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How to Choose an Organized Sport for Your Children

Updated on March 12, 2011

If your child is ready for and interested in an organized, group sport, which is the best or most appropriate? Some children express an interest in a particular sport because their friends or classmates are becoming involved in it. Other children may need more outside encouragement to try a spe­cific sport or activity. Again, children should be encouraged but not pushed into trying a sport. It is not beneficial either to you or to your child if guilt over disappointing Mom or Dad beco­mes the motivating factor.

Many school districts and neighborhood groups begin peewee soccer and T-ball at the five-year-old level. Soccer promotes teamwork, builds endurance and body coordination, and provides aerobic conditioning. Soccer tends to attract more gregarious types who like group activities. It can also be good for less talented athletes because it allows children to participate in a team sport without being singled out for their performance.

Soccer is a good sport for both girls and boys, and in some areas, younger aged teams are mixed gender. Parents are often able to volunteer as coaches, which can provide a good oppor­tunity for time spent together. Whether parents participate as coaches or observers, they must maintain the fine balance between encouraging their child to participate and have fun and criticizing their child for not meeting parental expectations.

T-ball is a more competitive sport and generally attracts children who have good self-esteem and are comfortable with individual attention. T-ball is a modified version of baseball in which children hit a ball from a stationary tee rather than face a pitcher. It requires good eye-hand coordination, strength, and agility. Children who are not well coordinated or who feel uncomfortable in the spotlight may have difficulty with this sport. An important factor for all children, especially those who are less physically coordinated, is the team makeup. Grouping children by ability level is important in T-ball so that the less coordinated child does not feel that he is the only one who can't hit or catch the ball. Unfortunately, children even as young as age five can be very cruel in what they say to others. The last thing parents want for their children is to have them start to believe that they aren't as good as or can't keep up with their peers!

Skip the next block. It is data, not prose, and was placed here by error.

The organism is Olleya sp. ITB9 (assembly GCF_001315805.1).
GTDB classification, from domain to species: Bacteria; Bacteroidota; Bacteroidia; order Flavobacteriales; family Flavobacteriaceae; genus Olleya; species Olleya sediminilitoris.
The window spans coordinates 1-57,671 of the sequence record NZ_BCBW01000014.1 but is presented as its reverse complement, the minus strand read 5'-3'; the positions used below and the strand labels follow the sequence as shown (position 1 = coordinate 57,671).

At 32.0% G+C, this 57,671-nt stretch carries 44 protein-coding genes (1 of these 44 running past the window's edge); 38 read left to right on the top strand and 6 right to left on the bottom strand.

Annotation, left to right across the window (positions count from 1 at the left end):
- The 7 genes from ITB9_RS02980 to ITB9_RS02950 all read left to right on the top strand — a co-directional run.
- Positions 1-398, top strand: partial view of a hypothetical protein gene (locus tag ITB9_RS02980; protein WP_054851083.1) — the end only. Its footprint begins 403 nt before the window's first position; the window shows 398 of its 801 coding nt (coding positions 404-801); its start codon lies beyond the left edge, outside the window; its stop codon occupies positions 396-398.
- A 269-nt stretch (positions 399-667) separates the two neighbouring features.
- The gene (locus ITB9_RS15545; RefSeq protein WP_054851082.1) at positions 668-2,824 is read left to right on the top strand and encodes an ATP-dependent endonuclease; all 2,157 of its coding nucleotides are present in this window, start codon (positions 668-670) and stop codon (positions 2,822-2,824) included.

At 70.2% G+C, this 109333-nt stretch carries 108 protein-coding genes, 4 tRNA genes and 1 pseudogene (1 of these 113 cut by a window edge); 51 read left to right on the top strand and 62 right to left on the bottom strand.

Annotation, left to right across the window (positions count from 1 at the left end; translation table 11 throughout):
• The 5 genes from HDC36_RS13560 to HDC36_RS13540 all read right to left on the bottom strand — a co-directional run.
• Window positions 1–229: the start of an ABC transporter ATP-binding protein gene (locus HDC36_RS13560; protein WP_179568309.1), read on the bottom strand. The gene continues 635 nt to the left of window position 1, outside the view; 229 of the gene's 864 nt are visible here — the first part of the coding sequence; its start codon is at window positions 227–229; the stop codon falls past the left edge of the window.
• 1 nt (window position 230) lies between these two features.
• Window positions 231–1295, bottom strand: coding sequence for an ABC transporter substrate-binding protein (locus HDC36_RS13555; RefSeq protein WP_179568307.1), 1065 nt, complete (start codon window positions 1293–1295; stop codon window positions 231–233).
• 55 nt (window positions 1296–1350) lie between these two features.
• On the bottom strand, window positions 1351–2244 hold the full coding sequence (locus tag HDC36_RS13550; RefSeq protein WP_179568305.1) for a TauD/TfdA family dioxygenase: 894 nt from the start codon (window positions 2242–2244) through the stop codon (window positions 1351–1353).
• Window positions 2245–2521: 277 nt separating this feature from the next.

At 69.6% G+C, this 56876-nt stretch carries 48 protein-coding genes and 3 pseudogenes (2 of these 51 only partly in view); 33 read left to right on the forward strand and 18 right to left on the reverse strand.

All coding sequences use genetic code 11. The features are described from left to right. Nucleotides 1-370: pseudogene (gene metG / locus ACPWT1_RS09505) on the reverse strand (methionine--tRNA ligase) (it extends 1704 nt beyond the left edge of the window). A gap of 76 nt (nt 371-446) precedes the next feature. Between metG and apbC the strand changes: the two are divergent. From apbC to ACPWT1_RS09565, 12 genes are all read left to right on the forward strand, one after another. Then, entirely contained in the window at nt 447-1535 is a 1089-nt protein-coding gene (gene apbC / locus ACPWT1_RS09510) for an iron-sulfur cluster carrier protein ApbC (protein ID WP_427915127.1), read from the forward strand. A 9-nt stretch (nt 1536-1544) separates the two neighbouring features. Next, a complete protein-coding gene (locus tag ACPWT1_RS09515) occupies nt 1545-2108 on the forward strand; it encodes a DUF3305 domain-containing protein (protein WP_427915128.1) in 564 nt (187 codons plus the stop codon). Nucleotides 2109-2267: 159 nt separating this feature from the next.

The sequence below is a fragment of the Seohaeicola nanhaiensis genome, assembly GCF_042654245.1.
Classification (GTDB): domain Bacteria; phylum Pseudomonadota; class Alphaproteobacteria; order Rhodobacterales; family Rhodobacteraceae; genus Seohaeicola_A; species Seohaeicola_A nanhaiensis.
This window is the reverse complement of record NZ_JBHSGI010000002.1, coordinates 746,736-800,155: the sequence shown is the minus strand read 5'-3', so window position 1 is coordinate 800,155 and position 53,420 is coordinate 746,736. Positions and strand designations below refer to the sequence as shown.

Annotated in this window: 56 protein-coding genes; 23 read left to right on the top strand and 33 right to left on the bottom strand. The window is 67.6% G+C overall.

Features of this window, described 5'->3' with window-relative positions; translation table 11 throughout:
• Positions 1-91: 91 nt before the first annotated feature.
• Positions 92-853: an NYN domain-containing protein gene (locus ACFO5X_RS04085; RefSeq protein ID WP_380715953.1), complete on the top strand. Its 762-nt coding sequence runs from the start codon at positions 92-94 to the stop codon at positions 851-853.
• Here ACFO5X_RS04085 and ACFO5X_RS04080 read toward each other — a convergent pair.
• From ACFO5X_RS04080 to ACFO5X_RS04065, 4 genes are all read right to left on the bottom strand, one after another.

Gymnastics is an excellent fitness activity that promotes strength, flexibility, body control, and self-discipline. Although this is an individual sport similar to martial arts or swimming, gymnastics can be highly competitive and is best for children who are comfortable having their performance observed. Chil­dren, especially girls, who have concerns about body image or coordination may have difficulty with gymnastics. Here again, concern about grouping is essential. Children should not be placed in a group or class in which the majority of the children are on a different level. As in every activity role models are important, but too diverse an ability level can set children up for their own perceived "failure" in keeping up with what the other children are doing.

What about the child who has no interest in any type of sport or activity? How much should parents "push" to get a child involved? Modeling is the most important thing parents can do to encourage physical activity. Children learn at a very early age that physical activity is not important if they see Mom and Dad as sedentary people. If they see that physical activity is important to the whole family, however, they are more likely to incorporate physical activity as a part of the daily routine. Even if you are not physically active, a daily walk around the block or a family bike ride can provide some motivation for the child who is not interested in sports or physical activities. In addition to providing suggestions for different activities, it is sometimes helpful to find a friend who is already involved in a sport to provide encouragement. This can be one of the positive aspects of peer pressure!

A final word of caution to all well-meaning parents: This is a time of your child's life when you should be able to truly enjoy his or her experiences and exposure to new activities. Most five year olds are still fairly uncoordinated and have not yet learned how to function as part of an organized group. Allowing them to go onto a soccer field or baseball field and have a good time is the best gift you can give your child. Too often, parents become caught up in the competitive aspect of sports and expect their young children to perform at a level far above their developmental levels. Parents want their children to succeed in whatever they do, but sometimes that success means going out, having a good time, and developing a positive self-image without being the best player on the team!


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